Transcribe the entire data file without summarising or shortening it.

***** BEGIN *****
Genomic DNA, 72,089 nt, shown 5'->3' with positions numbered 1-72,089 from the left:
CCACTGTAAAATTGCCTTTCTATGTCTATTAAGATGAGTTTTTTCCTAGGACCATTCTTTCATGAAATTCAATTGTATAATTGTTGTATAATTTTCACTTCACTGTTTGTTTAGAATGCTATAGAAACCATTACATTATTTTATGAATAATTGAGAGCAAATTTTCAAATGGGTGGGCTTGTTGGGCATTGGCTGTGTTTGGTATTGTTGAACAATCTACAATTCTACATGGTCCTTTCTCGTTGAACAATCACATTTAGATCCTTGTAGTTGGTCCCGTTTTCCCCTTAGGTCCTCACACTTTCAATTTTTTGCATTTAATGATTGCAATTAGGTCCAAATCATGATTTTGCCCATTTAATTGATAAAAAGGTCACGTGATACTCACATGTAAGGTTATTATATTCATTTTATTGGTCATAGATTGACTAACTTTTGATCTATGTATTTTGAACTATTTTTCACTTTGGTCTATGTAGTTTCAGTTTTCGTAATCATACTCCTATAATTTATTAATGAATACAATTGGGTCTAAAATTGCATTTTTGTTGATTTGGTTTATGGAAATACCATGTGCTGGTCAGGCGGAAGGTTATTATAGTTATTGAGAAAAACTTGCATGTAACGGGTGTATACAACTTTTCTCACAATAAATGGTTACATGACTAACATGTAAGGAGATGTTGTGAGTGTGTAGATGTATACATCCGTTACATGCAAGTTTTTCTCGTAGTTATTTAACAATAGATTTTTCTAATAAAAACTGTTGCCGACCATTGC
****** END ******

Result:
Genomic DNA, 72,089 nt, shown 5'->3' with positions numbered 1-72,089 from the left:
CCACTGTAAAATTGCCTTTCTATGTCTATTAAGATGAGTTTTTTCCTAGGACCATTCTTTCATGAAATTCAATTGTATAATTGTTGTATAATTTTCACTTCACTGTTTGTTTAGAATGCTATAGAAACCATTACATTATTTTATGAATAATTGAGAGCAAATTTTCAAATGGGTGGGCTTGTTGGGCATTGGCTGTGTTTGGTATTGTTGAACAATCTACAATTCTACATGGTCCTTTCTCGTTGAACAATCACATTTAGATCCTTGTAGTTGGTCCCGTTTTCCCCTTAGGTCCTCACACTTTCAATTTTTTGCATTTAATGATTGCAATTAGGTCCAAATCATGATTTTGCCCATTTAATTGATAAAAAGGTCACGTGATACTCACATGTAAGGTTATTATATTCATTTTATTGGTCATAGATTGACTAACTTTTGATCTATGTATTTTGAACTATTTTTCACTTTGGTCTATGTAGTTTCAGTTTTCGTAATCATACTCCTATAATTTATTAATGAATACAATTGGGTCTAAAATTGCATTTTTGTTGATTTGGTTTATGGAAATACCATGTGCTGGTCAGGCGGAAGGTTATTATAGTTATTGAGAAAAACTTGCATGTAACGGGTGTATACAACTTTTCTCACAATAAATGGTTACATGACTAACATGTAAGGAGATGTTGTGAGTGTGTAGATGTATACATCCGTTACATGCAAGTTTTTCTCGTAGTTATTTAACAATAGATTTTTCTAATAAAAACTGTTGCCGACCATTGC